An extreme sports athlete landed on Earth after a 24-mile jump above New Mexico on Sunday, broke the record for the highest ever free-fall and went faster than the speed of sound, BBC News said.
Austrian Felix Baumgartner, 43, reached a speed of 833.9 miles per hour in his dive, BBC News said. The fall took under 10 minutes and he used a parachute for the last few thousand feet, BBC News said.
"When I was standing there on top of the world, you become so humble, you do not think about of breaking records anymore you do not think about gaining scientific date," Baumgartner said to CBS News. "The only thing you want is come back alive."
Baumgartner had prepared for this dive for five years and had made two preparation jumps, CBS News said. He planned this jump to be the last jump of his career and plans to fly helicopters on mountain rescue and firefighting mission in the future, CBS News said.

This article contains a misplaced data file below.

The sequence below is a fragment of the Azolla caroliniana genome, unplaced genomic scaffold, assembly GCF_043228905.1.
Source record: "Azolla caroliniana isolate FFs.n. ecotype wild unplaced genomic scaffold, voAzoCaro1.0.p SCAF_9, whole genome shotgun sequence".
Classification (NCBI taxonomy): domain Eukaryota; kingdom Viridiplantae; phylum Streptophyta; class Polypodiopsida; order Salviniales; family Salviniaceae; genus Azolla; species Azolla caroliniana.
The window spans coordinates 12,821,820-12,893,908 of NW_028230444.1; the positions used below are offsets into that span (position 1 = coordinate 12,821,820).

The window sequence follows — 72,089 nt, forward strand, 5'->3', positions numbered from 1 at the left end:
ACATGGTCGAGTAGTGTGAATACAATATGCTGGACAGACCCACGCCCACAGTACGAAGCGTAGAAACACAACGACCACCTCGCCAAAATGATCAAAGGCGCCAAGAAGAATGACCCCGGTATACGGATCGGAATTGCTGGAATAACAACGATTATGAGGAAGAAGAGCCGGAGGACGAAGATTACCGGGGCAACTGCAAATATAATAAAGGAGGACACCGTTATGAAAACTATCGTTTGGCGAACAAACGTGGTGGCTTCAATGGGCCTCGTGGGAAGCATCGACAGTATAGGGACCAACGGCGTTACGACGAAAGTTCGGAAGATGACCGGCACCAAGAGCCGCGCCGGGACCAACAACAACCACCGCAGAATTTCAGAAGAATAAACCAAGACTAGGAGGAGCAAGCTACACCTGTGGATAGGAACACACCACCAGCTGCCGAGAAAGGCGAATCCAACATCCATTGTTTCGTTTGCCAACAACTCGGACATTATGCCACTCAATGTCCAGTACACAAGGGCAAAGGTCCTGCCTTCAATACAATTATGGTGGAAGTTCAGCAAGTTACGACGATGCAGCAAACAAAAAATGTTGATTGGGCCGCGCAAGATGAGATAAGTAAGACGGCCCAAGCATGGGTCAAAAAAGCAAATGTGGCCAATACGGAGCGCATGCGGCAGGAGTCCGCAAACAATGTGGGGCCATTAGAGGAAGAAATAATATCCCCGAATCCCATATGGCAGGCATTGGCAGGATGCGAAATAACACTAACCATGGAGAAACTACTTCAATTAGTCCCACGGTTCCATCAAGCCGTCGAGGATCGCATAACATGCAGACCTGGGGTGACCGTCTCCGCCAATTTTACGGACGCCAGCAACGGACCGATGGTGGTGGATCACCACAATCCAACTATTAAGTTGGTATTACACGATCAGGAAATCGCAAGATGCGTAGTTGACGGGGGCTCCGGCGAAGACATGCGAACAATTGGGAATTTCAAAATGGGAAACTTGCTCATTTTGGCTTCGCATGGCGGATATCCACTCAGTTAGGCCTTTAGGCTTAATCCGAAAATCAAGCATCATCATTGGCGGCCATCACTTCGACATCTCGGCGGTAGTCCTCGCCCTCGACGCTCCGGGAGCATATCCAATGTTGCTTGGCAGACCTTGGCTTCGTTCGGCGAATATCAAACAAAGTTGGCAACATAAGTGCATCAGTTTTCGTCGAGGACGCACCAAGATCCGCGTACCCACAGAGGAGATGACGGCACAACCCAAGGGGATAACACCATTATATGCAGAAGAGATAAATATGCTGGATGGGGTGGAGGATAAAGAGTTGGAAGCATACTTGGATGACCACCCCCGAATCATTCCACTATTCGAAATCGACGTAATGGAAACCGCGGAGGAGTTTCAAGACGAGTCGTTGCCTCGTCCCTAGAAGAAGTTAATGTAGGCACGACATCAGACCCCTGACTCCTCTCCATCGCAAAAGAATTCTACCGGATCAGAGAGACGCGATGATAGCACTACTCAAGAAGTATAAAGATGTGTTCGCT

His feat attracted millions of viewers on many forms of social media, CBS News said. Almost 7.3 million viewers watched as Baumgartner ascended and the subject also dominated half the worldwide trending topics on Twitter, CBS News said.